Baby Boomers Staying Put The going wisdom says the number of homes for sale should surge in coming years as baby boomers—those born between 1946 and 1964—trade in large, detached single-family homes for condos or attached homes in more urban areas. But two reports suggest such downsizing has yet to materialize and may not to the extent suggested by some commentators.
(…) while boomers are working less and their kids are moving out, the share of boomers living in detached single-family homes was roughly the same in 2012, the most recent year for which data were available, as in 2006, Fannie said.
Boomers may be slow to downsize for several reasons, wrote Mr. Simmons. For one, they may like their homes. A 2010 survey by the AARP, the seniors-advocacy group, found 84% of boomers said they would prefer to live in their current houses for as long as possible.
Meanwhile, the scars of the housing bust and the Great Recession have prevented some from moving because they don’t have enough equity in their homes or are unwilling to sell at prices that are still down from their peak of the past decade. Also, some homeowners who have locked in low mortgage rates in recent years by refinancing may be reluctant to move now that rates are a little higher. (…)
(…) Many are passing along the higher prices while embellishing their menus with new items, smaller-portion cuts and more sauces, toppings and side dishes. Others are seeking to control costs by locking in beef purchases at current prices as they envision further inflation to come. (…)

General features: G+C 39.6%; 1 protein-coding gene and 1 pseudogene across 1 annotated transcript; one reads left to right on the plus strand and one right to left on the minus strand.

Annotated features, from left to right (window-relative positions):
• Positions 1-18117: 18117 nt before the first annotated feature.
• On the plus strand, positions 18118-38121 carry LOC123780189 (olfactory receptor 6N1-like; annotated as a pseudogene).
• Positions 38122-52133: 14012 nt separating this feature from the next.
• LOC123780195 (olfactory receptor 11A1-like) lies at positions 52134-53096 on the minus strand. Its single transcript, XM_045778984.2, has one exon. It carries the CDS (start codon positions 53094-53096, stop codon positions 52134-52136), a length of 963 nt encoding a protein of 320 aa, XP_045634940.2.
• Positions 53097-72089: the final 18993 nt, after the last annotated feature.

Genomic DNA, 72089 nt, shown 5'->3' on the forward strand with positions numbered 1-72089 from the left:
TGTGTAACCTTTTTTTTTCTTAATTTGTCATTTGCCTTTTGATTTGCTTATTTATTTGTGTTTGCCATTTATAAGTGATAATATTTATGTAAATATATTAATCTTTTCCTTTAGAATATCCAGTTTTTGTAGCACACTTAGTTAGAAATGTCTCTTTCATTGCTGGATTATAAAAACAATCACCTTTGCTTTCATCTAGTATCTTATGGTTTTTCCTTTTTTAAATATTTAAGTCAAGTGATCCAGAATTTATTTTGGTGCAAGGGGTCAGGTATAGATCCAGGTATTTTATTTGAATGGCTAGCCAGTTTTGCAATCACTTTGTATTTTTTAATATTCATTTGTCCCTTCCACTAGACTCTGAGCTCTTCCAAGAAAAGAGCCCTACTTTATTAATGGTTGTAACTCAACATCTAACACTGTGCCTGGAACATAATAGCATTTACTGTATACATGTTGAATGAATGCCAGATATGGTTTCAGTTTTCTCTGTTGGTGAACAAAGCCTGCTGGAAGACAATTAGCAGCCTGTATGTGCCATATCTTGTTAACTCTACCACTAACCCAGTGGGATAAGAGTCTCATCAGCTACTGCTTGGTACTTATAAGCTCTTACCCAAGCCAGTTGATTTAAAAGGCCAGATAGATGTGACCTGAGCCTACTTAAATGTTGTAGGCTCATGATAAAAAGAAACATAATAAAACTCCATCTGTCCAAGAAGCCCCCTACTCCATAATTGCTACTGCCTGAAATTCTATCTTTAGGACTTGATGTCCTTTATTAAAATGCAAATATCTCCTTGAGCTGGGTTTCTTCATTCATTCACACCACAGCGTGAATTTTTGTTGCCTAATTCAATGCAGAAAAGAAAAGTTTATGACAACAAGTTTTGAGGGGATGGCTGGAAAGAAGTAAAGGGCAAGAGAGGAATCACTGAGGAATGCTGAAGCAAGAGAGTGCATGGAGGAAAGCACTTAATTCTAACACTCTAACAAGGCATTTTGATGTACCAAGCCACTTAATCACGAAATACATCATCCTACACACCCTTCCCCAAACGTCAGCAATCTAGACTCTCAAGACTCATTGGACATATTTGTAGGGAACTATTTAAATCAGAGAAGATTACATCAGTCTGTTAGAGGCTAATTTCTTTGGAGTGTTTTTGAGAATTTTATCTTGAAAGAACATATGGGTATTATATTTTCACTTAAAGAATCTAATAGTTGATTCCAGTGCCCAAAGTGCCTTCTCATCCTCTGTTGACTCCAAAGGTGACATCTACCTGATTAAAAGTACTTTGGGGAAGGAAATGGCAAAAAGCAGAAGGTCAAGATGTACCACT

Wholesale prices for choice-grade beef—the main variety consumed in the U.S.—surged 11% over the 12 months through May as cattle prices reached all-time highs, according to the U.S. Department of Agriculture. The gains come as supermarkets gear up for the week of Fourth of July—typically the year’s busiest period for beef sales.
In many cases, companies are sticking consumers with that higher tab. Average retail fresh beef prices rose 12% to $5.45 a pound in May from a year earlier, according to the USDA, and were just shy of the all-time high reached in April. The government forecasts that consumer beef prices will increase as much as 6.5% for all of 2014, compared with gains of up to 4% for both pork and chicken. (…)
In the first four months of this year, U.S. beef sales volume fell 0.6% from a year earlier after rising in the last two quarters of 2013 at 18,000 grocery stores, supermarkets and other retail outlets tracked by market-research firm Nielsen Co. In contrast, sales volumes for chicken rose 1.9%. (…)
The euro zone’s annual rate of inflation was unchanged at its lowest level in more than four years in June, while bank lending to households and businesses declined in May.
The European Union’s statistics agency said that the rate of inflation across the 18 members of the euro zone was unchanged at 0.5% in June. That marked the ninth straight month in which the inflation rate was below 1%. The ECB targets an inflation rate of just below 2.0%.
The rate of inflation was 0.5% in March, and rose briefly to 0.7% in April, largely as a result of higher prices for package holidays over Easter. Before March, the inflation was last as low in November 2009, when the economy was beginning to emerge from the deep contraction that followed the global financial crisis. (…)
Euro zone loans slump, ECB waits for new measures to kick in Lending to households and firms in the euro zone contracted more sharply in May than a month earlier, highlighting the economic weakness in the bloc that the ECB sought to address with a bundle of measures earlier this month.
Lending to households and firms in the euro zone contracted more sharply in May than a month earlier, highlighting the economic weakness in the bloc that the ECB sought to address with a bundle of measures earlier this month. (…)